Is Standard Coding Just Around the Corner?

It wasn't three weeks ago that Earl Devaney, head of the Recovery Accountability and Transparency (RAT) Board, told Congress that conducting oversight of Recovery Act funds was unnecessarily burdensome due to the lack of a standardized coding system for government contracts, and now the procurement regulating arm of the Office of Management and Budget (OMB) has proposed a solution.

That was fast

Last week, Federal Computer Week reported on OMB's Federal Acquisition Regulation (FAR) Councils issuing a proposed rule in the Federal Register to standardize the use of unique procurement instrument identifiers (PIID) across government. A PIID is a series of alpha and alphanumeric characters that provide a unique identifier to a government contract.

FAR currently requires agencies to use a PIID that "is unique, Governmentwide [sic], and will remain so for at least 20 years from the date of contract award" when reporting to the Federal Procurement Data System (FPDS), the government's clearinghouse for all contracts over $3,000.

The current regulations, however, do "not clearly articulate the specific policies and procedures necessary to ensure standardization of contract data beyond FPDS," which "causes numerous issues" within government contracting and financial systems, and results "in duplication, errors, and discrepancies." These problems only increase "for [multiple-award] contract vehicles ... used by more than one agency."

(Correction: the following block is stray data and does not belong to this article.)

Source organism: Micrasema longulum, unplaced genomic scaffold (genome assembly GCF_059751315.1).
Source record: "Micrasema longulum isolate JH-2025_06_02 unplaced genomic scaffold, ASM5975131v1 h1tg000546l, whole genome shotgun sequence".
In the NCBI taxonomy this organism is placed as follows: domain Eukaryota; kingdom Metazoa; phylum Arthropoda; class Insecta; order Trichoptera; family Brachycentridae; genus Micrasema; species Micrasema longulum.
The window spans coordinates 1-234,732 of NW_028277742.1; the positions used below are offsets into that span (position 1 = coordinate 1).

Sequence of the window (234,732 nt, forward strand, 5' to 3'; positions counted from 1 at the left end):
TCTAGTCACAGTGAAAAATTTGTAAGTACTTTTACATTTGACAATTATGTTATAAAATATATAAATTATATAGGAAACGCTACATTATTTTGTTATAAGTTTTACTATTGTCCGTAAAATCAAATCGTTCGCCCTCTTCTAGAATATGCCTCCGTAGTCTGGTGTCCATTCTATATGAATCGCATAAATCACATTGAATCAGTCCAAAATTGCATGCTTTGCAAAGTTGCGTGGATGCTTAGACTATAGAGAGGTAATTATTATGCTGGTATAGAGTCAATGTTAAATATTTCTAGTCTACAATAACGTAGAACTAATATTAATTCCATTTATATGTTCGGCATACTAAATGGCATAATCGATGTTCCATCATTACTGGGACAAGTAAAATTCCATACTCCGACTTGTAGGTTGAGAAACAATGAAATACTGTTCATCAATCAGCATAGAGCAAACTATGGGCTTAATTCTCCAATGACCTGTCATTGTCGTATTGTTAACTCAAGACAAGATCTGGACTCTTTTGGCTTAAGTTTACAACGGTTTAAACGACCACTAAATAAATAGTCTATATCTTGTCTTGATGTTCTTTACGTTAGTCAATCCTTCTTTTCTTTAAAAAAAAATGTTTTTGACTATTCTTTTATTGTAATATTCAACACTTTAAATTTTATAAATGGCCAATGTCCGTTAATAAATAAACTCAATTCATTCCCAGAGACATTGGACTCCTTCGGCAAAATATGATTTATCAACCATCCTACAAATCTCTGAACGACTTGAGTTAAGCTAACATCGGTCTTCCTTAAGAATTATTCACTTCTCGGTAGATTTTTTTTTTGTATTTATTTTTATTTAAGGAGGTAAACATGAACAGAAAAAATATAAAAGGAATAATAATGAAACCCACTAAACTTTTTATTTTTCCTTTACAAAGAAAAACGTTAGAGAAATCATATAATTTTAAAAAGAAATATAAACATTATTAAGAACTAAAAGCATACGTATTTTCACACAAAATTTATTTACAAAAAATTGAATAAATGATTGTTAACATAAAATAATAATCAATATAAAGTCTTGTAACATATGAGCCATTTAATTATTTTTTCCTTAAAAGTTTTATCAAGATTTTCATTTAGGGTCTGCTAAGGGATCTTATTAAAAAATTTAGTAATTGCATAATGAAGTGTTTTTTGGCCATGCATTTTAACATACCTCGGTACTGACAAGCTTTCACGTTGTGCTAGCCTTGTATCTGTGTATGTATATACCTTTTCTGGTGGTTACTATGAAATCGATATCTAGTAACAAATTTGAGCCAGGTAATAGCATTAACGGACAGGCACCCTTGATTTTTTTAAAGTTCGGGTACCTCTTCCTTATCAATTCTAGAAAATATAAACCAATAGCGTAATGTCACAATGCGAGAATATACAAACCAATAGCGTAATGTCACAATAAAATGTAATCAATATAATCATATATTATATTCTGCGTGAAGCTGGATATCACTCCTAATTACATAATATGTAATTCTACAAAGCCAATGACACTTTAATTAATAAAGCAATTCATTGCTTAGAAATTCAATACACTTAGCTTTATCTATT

These duplications, errors, and discrepancies bring into question the contract data provided to end users, including government employees, contractors, and the public, who may receive "duplicate, overlapping, or conflicting information from the different Federal [sic] agencies."

The new rule would extend "the requirement for using PIIDs to all solicitations, contracts, and related procurement instruments" across the federal government, and to all contract actions, including actions "shared with supporting procurement, finance, logistics, and reporting systems," i.e. FPDS, and the Past Performance Information Retrieval System (PPIRS), which feeds the soon-to-be-public Federal Awardee Performance and Integrity Information System (FAPIIS).

Much of this effort to standardize, as the notice states, comes from the exacting reporting requirements of the Federal Funding Accountability and Transparency Act (FFATA), which created, and the Recovery Act, which has been a watershed for transparency in government spending.

Comments are due by Oct. 18, and the Office of Federal Procurement Policy (OFPP), which houses the FAR Councils, could offer a final proposed rule as soon as early next year.

Image by Flickr user Zoltan Papp used under a Creative Commons license.

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